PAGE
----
What an interception it was, though. He did show some arm strength for one of the few times in his Buffalo career, his panicky throw clearing a cluster of receivers and defenders by 10 yards. Unfortunately, Ravens safety Tony Jefferson was there waiting at Buffalo’s 44 and returned the easy pick 15 yards to set up a field goal that made it 20-0, effectively ending the competitive portion of the game.

In reality, this one was lost the moment McDermott named Peterman the starter.

Yes, Baltimore, like the Chargers, has a violently stingy defense. And, yes, to call Buffalo’s offensive line patchwork is an insult to quilts.

But Pro Football Focus, a site that analyzes all phases of the game, ranked Buffalo’s pass protection eighth among the 26 teams that played Sunday, suggesting that Peterman deserves full credit for his incompetence.

Still, McDermott saw enough somewhere—or was worried enough about seeing Allen get dismembered—to send Peterman out there for the second half with his team down 27-0.

Three minutes and 38 seconds later, Baltimore’s Brandon Carr grabbed another poor throw in the general direction of Kelvin Benjamin and took it to within a yard of the goal line. One play later, it was 40-0.

As the CBS telecast went to a commercial break after the extra point, analyst Rich Gannon said, with disbelieving sadness, “We’ve still got 25 minutes left to play.”

Mercifully, Peterman did not. Allen took over and looked like, well, a rookie making his professional debut. Yet he showed flashes of why the Bills traded up twice to land him—arm strength and touch, mobility and an awareness of what goes on around him that Peterman totally lacks.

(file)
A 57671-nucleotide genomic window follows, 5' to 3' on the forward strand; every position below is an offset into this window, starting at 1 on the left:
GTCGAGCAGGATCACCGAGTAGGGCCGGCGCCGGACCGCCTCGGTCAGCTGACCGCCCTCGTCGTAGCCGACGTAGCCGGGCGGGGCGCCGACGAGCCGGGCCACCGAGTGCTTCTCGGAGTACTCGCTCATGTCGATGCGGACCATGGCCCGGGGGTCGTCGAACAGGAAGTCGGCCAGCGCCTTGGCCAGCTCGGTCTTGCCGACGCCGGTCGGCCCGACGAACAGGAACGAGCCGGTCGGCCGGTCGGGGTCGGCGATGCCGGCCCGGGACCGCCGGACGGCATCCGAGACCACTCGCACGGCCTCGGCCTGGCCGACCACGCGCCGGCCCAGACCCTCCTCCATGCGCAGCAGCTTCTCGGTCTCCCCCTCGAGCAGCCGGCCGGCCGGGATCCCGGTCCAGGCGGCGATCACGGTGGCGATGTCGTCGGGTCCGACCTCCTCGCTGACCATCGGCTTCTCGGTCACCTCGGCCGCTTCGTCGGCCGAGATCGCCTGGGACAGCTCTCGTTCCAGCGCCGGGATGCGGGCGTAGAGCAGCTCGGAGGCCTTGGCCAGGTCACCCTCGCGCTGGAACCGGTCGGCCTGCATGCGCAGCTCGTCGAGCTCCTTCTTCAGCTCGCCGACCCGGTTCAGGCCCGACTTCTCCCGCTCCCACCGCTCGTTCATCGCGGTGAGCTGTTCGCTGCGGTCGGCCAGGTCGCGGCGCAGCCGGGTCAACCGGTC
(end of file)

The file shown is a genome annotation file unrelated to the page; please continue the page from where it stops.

New offensive coordinator Brian Daboll and quarterbacks coach David Culley spent the offseason and summer trying to rebuild Peterman’s game and psyche. The goal was to prove the Chargers debacle was a one-off fluke, that McDermott didn’t throw away a fifth-round pick when allowed to run Buffalo’s 2016 draft before the hiring of Brandon Beane as general manager.

It turned out that it was a complete waste of time. Peterman took first-team snaps in practices and consumed exhibition-game time that could have been used to get Allen ready to start from the jump.

As The Public goes to press, McDermott could still do the right thing. Not only name Allen the starter for Sunday’s home opener against the same Chargers that have likely started in Peterman’s nightmares for the past 10 months, but also end the poor guy’s misery (and everyone else’s) and send him off to seek his life’s work.

A free agent off the street would have to go a long way to look worse than Peterman, should something happen to Allen.

But that would require McDermott admitting that he’s been wrong, something of which very few football coaches—or humans in general, for that matter—are humanly capable.

It’s more likely that he keeps Peterman around as Allen’s backup, or, God help us all, gives Nate one more shot.

After all, he does have more experience starting against the Chargers.

Dave Staba is a recovering journalist who posts rather infrequently at and can be found somewhat more often on Twitter: @DavidStaba. He is The Public’s contributing editor for sport.